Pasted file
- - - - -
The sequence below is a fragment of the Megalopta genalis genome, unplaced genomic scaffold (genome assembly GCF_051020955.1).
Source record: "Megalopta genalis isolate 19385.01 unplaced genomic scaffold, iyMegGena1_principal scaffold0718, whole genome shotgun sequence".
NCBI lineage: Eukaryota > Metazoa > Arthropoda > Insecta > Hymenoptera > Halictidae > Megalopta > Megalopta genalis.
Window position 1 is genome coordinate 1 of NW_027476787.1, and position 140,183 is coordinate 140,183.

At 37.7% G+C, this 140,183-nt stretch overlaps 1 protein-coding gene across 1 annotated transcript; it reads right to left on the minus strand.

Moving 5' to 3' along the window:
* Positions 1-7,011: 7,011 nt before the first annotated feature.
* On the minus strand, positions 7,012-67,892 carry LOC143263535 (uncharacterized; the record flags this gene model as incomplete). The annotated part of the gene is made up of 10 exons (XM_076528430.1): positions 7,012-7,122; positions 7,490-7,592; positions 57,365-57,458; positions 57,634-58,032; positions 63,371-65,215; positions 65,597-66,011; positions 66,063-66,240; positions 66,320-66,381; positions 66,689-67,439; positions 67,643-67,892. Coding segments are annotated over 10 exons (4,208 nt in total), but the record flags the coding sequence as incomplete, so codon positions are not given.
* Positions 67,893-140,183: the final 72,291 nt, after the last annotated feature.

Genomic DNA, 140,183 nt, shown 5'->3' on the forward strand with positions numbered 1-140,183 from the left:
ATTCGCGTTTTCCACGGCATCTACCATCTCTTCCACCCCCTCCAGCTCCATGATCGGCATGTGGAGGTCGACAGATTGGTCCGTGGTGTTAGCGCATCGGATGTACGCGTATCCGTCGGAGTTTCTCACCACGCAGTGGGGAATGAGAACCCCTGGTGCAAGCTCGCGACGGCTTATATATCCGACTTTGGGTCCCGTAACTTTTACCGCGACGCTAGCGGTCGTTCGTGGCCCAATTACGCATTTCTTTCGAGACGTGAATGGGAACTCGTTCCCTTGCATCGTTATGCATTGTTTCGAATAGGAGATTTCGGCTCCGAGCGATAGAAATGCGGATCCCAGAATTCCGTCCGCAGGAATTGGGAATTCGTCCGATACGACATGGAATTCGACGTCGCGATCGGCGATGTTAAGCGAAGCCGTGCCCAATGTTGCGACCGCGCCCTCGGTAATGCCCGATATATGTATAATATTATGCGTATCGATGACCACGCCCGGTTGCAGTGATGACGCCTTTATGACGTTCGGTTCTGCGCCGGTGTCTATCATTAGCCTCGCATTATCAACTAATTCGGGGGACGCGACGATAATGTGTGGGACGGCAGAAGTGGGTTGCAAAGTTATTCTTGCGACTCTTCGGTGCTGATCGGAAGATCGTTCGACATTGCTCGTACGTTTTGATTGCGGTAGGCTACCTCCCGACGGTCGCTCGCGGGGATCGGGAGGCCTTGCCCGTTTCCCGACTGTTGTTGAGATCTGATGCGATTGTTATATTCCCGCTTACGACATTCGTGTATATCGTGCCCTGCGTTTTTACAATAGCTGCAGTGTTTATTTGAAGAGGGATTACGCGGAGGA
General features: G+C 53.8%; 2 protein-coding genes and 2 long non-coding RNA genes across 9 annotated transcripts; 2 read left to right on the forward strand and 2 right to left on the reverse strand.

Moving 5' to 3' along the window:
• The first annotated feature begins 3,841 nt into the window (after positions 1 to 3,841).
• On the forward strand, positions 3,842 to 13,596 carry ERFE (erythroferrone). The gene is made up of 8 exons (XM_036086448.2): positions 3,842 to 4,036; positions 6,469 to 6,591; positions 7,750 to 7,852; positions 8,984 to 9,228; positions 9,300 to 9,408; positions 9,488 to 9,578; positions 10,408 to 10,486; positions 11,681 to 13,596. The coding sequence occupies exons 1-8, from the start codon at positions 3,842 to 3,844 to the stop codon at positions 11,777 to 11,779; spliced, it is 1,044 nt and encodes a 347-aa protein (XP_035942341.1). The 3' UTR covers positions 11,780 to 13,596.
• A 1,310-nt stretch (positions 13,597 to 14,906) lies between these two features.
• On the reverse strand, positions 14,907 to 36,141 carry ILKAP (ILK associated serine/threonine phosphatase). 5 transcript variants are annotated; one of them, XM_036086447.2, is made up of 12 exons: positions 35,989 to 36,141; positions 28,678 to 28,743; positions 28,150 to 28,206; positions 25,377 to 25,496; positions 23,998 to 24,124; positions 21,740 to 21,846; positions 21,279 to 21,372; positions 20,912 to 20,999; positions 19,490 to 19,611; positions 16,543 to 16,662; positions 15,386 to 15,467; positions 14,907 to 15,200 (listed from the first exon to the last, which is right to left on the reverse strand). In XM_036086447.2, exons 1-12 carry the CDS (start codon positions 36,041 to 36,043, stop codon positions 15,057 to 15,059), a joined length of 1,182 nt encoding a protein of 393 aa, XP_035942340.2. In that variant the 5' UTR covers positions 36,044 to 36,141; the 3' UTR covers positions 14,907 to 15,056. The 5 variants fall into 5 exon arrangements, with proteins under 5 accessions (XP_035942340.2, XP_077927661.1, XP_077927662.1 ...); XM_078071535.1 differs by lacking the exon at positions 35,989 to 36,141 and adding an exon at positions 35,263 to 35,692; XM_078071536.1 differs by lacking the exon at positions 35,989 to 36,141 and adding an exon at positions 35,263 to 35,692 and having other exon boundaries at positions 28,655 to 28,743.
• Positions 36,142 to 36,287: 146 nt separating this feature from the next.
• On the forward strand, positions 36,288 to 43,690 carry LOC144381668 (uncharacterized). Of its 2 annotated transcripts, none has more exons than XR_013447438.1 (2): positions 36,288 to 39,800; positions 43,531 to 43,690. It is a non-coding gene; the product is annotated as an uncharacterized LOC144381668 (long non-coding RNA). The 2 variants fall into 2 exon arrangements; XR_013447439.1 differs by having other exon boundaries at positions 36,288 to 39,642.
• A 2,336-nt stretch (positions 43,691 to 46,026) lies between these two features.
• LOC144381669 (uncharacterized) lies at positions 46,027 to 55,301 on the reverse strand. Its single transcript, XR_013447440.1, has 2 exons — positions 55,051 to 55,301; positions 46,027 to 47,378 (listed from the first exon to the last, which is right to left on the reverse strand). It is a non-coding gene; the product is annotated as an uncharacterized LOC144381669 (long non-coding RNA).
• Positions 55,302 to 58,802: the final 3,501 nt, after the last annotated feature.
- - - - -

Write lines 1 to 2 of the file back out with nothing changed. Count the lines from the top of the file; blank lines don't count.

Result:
The sequence below is a fragment of the Megalopta genalis genome, unplaced genomic scaffold (genome assembly GCF_051020955.1).
Source record: "Megalopta genalis isolate 19385.01 unplaced genomic scaffold, iyMegGena1_principal scaffold0718, whole genome shotgun sequence".